After repeated delays due to poor visibility, and no sign of the situation improving, officials gave up on attempts to complete the race in one day.
"The plan now is to do the second run tomorrow," race director Atle Skaardal said, with the new start set for 09:30 local (17:30 GMT) from the regular hut.
"We knew it would be a very difficult day today. We know also it will be a similar difficult day tomorrow," said Skaardal.
Asked what would happen if the run could not be held on Thursday, the Norwegian said it would have to be discussed within the Games' emergency group. However, he said the race could not be valid without a second run.
Slaloms are scheduled for Friday and Saturday, although the men use a different piste. Skaardal said he was flying home on Sunday.
"We were quite lucky and were able to do a good and fair first run and due to the weather change were not able to pull off a second run," he continued.
"The jury were unanimous in the decision and nobody felt it would be fair to cancel the first run."
Elisabeth Goergl, well placed to become the first Austrian to win the women's giant slalom since it was introduced in 1952, led France's Taina Barioz by 0.02 seconds after the first run, with two more Austrians close behind.
"I think it is a fair decision from the jury to do it tomorrow because we don't want a lottery at such an important race like this," Goergl said. "Let's hope that we have fair conditions tomorrow and a good race."
The regulations state only that "whenever possible" both runs should be completed on the same day.
The decision to proceed with only the second run, rather than a completely new race, ended any hopes of American Lindsey Vonn being able to compete after she crashed out of the first leg.
And Julia Mancuso's hopes of retaining her Olympic title were wrecked by team-mate Vonn crashing just before her first run.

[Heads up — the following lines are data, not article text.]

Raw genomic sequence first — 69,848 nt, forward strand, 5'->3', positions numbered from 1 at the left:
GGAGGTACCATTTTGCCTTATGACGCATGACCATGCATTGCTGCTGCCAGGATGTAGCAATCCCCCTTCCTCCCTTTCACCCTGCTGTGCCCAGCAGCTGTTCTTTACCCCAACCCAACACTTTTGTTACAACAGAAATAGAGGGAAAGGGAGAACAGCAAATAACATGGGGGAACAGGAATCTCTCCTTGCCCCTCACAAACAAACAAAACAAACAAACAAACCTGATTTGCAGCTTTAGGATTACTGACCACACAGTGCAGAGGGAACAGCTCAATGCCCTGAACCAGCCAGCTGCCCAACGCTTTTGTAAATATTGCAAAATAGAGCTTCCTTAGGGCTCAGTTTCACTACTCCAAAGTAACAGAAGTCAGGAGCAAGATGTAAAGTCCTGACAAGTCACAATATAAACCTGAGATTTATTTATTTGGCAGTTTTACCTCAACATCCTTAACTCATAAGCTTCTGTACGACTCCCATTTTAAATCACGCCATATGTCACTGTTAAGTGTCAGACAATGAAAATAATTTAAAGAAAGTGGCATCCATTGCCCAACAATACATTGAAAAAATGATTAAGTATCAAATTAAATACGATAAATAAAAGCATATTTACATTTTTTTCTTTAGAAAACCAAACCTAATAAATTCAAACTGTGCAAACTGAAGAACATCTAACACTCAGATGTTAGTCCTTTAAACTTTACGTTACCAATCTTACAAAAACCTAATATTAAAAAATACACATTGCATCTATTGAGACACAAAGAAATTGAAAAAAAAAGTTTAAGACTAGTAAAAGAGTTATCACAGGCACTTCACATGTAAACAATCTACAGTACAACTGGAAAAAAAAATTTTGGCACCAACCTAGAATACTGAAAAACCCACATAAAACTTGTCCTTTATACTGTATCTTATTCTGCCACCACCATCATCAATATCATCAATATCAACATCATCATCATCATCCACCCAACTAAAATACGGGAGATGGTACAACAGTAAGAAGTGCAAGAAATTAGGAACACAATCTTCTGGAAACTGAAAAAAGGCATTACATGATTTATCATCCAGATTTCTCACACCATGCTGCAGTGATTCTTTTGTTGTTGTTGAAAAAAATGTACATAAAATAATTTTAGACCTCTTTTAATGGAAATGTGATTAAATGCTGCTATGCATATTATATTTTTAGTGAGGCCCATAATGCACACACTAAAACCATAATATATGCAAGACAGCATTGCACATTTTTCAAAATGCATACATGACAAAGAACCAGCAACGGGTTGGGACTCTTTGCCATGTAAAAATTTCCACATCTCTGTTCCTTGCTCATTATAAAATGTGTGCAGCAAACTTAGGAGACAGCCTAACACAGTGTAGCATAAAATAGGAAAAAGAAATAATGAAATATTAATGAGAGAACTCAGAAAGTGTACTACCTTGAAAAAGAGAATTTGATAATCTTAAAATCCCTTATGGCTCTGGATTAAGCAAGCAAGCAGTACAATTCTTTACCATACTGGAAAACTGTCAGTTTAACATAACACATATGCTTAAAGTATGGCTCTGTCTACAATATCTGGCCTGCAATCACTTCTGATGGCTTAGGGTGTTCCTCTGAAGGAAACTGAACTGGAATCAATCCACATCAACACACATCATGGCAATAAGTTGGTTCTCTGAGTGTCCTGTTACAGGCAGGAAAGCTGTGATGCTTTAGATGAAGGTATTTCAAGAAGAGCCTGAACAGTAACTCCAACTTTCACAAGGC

Mancuso was given the yellow flag before she reached an area of the course where Vonn had crashed out and had to be taken back up to the start with the later runners.
After her run, Mancuso broke down in tears at the side of the track.
"That was possibly the worst possible thing that could happen in the Olympics," she said.
"To get flagged on the run of your defending gold medal run that’s not something anyone ever wants and it is probably the most unexpected thing eve.
"There were tears of frustration, I knew that the conditions had gotten slower, you look at the runners past bib 20 and there is no-one punching in there. You just feel it, there is nothing coming off the snow, for me I knew that doing two runs in a row is not easy," she said.
"Going twice is not only physically exhausting but it is also very emotionally exhausting and stressful to have to go up and do it again," she said.
Having claimed two silver medals already, Mancuso was in with a chance of a third podium in her favourite event but finished 18th after going back to start later with the snow softer from rising temperatures.
"There was really nothing I could do - just go back and try to ski a good race and to do everything that was in my control, I thought I did a really clean run and skied well.
Mancuso, who spent the rest of the afternoon waiting for the second run by listening to music and chatting with her British friend Chemmy Alcott, said she was disappointed with how the incident had been allowed to develop.
"Just the whole situation could have been dealt with somewhat better, the fact that they didn’t flag me (earlier) or just not start me.
"It just seems like in my mind there are just so many more scenarios that could have happened.
"When someone has a crash, you should stop the course. If someone skis out on a GS course then okay you run the next racer but not if there is a crash," she said.
Skaardal said that procedure had been followed correctly and the jury member where Vonn crashed had called in promptly.
"He confirmed it’s not safe to let her run by and we needed to stop her," said Skaardal.
Alcott clocked a time of 1:17.53 in her opening run, putting her 2.41 seconds off the pace in 25th.
The US team's nightmare left Goergl, one of three Austrians in the top four, as favourite to add a gold to her downhill bronze.
She was 0.02 quicker than Barioz with Austrian team-mate Kathrin Zettel in third place and with 0.16 to make up. Another Austrian, Eva-Maria Brem, was fourth.
"I really like these conditions," said Goergl as the snow fell steadily from leaden skies. "I haven't felt too confident in giant slalom this season but I'm really focused on this race."
Barioz, in her first Olympics, was surprised with her time.
"The conditions are not too bad, even if there is a visibility problem in the middle section," she told reporters. "The course is well prepared and the conditions are the same for everybody."